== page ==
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Volume 498: debated on Thursday 27 March 1952

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asked the Secretary of State for the Home Department whether he will make a further statement on the progress that has been made in the recruitment of men to the police force; and whether he will give, separately, the figures for the county borough of Sunderland.

I will, with permission, circulate in the OFFICIAL REPORT figures as at 29th February, 1952, which, when compared with the figures as at 30th November, 1951, which I gave in reply to a Question by my hon. Friend the Member for Altrincham and Sale (Mr. Erroll) on 6th December, 1951, show the progress which has been made during the last three months. During this period the total deficiencies have fallen from 10,216 to 9,457. In Sunderland, no progress has been made during this period but the deficiency is only 17 in an authorised establishment of 243, as compared with 30 on 1st August last.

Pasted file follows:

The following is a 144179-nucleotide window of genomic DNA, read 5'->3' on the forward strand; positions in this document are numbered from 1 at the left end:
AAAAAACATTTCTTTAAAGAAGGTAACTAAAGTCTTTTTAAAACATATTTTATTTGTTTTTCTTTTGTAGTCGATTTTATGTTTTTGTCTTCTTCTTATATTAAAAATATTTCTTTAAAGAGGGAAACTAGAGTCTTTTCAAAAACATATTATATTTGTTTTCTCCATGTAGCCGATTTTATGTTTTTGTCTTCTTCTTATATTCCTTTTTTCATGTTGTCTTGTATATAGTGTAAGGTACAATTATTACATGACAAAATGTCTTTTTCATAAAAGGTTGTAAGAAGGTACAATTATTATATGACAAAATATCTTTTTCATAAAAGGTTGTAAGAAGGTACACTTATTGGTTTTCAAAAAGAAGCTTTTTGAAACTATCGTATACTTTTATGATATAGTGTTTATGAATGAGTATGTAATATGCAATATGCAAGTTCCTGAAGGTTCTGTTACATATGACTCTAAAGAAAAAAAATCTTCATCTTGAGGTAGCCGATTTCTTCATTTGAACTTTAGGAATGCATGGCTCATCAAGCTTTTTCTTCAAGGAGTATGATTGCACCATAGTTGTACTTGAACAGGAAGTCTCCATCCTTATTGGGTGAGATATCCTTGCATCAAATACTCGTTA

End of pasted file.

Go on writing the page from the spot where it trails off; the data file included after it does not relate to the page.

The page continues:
While I am sure the House very much appreciates the progress which has been made, will the right hon and learned Gentleman consider accelerating that progress by giving further consideration, to the question of the physical standards at present required for members of the police force?

If the hon. Gentleman will be good enough to give me his ideas, I shall be glad to consider them.

Following are the figures:


asked the Secretary of State for the Home Department what is the practice with regard to the exercise of a colour bar in recruitment for the Metropolitan Police Force.

I am informed by the Commissioner of Police of the Metropolis, who is responsible for appointments to the Metropolitan Police Force, that, subject to the basic qualifications as to age, height, health and education which are laid down in the police regulations, all applications for appointment by British subjects are considered on their merits.